“I’m not on a diet.  It’s a lifestyle change.”

“Um, yeah right.  What’s the difference?”

I’m so glad you asked, because that is what this blog is about.  So many folks are selling quick fit diets that don’t work or are unsustainable.  The term “yo-yo diet” is now popular because as people lose weight only to find it again somewhere along the way.  In this blog I want to provide thoughts on what a lifestyle change is and why I believe it is more successful than a diet.

Be kind to yourself

I put this one first because I feel it is by far the most important.  Weight loss research is clear about one thing, as a society we are very negative and critical of weight.  We treat it like a sin or a bad person.  If you are overweight, you likely join in the criticism, bashing yourself and calling yourself nasty names.  This is very unproductive for weight management.    Instead, look for the many positives in you, be curious and kind, and listen to your body’s needs.  Develop a healthy, long-term relationship with yourself.

Lifestyle involves the whole life

Food and activities, relationship with self and others, work, home, and personal time.  A lifestyle change involves stepping away from a prescribed way of living (usually involving someone else’s idea) to living a way that is meaningful and satisfying to you.

Active verses passive pleasures

Passive pleasures are interests and activities that do the hard work for you.  Passive forms of entertainment include watching a show, playing a video game, drinking alcohol, or other forms of entertainment where the stimulation is provided for you.  Active pleasures require more effort.  This includes creative efforts like painting or building.  It also includes sports or intellectual pursuits like taking a class.  Active interests and activities generate more engagement and help to stimulate a more active approach to life.

Live in the Now (Mindfulness)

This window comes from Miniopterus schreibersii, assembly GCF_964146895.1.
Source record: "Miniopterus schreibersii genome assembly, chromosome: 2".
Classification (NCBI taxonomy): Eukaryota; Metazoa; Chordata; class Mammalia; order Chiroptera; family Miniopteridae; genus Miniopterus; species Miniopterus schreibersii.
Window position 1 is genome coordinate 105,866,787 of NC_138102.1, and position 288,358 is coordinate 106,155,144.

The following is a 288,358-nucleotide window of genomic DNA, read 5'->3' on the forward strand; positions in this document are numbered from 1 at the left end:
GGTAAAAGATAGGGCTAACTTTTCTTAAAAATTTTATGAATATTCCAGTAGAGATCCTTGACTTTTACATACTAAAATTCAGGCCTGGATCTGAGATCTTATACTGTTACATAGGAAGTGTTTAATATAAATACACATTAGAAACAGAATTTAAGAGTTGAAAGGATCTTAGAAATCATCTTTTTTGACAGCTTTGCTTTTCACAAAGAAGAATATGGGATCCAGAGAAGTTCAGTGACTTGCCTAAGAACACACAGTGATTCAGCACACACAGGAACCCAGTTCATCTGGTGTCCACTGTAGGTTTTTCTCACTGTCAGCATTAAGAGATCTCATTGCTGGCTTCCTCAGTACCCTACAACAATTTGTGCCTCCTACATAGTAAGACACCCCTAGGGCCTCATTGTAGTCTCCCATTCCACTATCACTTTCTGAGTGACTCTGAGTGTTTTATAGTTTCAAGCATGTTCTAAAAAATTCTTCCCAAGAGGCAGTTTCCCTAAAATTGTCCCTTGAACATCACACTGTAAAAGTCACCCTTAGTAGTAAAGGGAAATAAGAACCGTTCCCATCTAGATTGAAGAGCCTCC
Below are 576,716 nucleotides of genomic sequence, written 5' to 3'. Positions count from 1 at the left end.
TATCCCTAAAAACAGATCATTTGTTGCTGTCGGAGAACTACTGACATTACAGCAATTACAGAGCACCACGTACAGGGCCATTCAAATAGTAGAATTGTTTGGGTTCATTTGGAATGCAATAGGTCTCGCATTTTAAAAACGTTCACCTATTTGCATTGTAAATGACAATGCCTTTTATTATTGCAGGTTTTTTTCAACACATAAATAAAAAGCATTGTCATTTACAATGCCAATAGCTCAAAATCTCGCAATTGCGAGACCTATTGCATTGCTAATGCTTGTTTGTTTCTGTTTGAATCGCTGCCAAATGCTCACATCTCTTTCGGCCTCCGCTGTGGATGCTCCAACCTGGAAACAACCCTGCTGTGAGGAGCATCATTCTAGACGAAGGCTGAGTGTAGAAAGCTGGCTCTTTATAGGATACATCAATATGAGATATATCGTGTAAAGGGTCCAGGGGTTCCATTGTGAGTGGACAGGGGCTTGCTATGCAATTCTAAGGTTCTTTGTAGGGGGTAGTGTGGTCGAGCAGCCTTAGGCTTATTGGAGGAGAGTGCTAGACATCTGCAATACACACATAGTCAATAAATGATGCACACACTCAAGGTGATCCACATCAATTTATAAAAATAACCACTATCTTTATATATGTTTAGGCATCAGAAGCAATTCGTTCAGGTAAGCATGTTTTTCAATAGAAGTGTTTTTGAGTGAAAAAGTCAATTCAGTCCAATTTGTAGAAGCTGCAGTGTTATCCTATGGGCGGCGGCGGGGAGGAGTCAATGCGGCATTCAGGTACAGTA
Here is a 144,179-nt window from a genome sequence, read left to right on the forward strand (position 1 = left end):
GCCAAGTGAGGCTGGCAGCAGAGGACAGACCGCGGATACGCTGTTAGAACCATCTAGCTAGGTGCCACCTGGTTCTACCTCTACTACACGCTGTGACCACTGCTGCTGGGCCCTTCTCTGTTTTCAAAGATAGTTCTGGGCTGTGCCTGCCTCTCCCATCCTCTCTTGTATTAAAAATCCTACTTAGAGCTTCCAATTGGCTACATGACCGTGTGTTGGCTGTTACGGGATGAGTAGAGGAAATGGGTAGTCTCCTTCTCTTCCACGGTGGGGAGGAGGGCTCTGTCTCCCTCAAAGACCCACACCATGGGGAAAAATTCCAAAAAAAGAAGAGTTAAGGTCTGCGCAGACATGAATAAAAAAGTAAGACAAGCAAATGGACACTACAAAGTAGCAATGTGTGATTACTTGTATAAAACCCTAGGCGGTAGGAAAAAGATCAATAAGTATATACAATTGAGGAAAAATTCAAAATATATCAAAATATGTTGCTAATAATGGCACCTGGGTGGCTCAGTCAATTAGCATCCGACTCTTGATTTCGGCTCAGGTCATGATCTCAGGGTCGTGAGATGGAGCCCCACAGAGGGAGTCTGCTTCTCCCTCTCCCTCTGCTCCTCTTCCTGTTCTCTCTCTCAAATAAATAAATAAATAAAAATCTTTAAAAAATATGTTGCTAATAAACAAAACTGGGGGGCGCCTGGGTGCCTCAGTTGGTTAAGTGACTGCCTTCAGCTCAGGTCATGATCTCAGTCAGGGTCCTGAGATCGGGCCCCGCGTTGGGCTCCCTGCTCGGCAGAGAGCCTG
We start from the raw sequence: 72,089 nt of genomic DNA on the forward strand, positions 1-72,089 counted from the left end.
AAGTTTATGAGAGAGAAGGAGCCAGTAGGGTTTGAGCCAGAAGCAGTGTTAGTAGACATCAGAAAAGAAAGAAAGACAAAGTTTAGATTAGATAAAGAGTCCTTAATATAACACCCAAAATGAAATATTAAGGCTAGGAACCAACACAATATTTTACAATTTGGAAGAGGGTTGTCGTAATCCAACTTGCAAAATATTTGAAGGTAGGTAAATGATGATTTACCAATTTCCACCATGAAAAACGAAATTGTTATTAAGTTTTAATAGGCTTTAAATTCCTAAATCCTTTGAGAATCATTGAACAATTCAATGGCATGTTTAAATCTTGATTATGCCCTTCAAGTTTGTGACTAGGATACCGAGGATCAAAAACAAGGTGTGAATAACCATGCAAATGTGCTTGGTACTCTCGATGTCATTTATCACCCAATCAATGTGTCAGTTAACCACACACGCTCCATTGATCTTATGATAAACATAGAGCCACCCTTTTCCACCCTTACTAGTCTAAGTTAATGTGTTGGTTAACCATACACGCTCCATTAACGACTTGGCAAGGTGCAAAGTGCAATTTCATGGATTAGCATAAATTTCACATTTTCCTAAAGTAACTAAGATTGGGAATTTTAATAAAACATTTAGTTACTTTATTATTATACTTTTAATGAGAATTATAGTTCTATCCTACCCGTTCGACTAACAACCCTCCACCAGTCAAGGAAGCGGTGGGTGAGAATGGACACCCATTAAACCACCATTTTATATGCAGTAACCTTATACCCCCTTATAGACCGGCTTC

It is typical for us to spend much of our lives thinking about the past and worrying about the future.  This way of living separates us from awareness of our habits and needs.  Often we eat without paying attention to what we are doing, instead thinking about other things.  This leads to stress eating, mindless snacking, and eating when not hungry.  Mindful eating enhances self-regulation and improves awareness of emotional and sensory cues.  This is important for altering our relationship with food.  Mindfulness practices in general reduce stress and allow us to develop a more symbiotic relationship with ourselves.

Easy come easy go (or vice versa)

Lose quick diets are deeply flawed.  The body is not made to be shocked by starvation into extremely quick weight loss.  Not only is it very unhealthy, but the body reacts to starvation by storing more weight as soon as food is reintroduced.  Sustainable weight loss requires changes in multiple areas of our lives that lead to gradual shifts in our weight.  Exercise is an important part of this because muscle mass has an important role in regulating weight.  Quick lose diets often burn muscle along with fat, leaving the body without strength and less ability to burn calories.

Work less spend less

I believe that work and finance plays a big role in many areas of our lives including relationships, psychological, and physical health.  If you can find a situation where you work fewer or less intense hours, even if you make less, you will (literally) buy time to manage stress and your health.  Further, spending less reduces stress and the need to work more.

When I see folks make a meaningful lifestyle change, it is exhilarating!  The weight does not go flying off.  Instead, I watch week by week as they gain a greater sense of control in their lives.  They create more meaningful relationships with themselves and their loved ones.  I watch them begin to get excited about what they are doing on a day-to-day basis.  This is because they do what they value not what a commercial or TV show tells them to value.  Yes, their bodies change, but not just up or down in weight.  They fundamentally change as they engage the world in more meaningful ways.

If you are searching for sustainable ways to lose weight, I hope this article helps to inspire you to look beyond counting calories and steps and instead focus on creating a reason to count them.

For more see:

How to Maintain a Diet

Gratitude: a Happier Healthier Life

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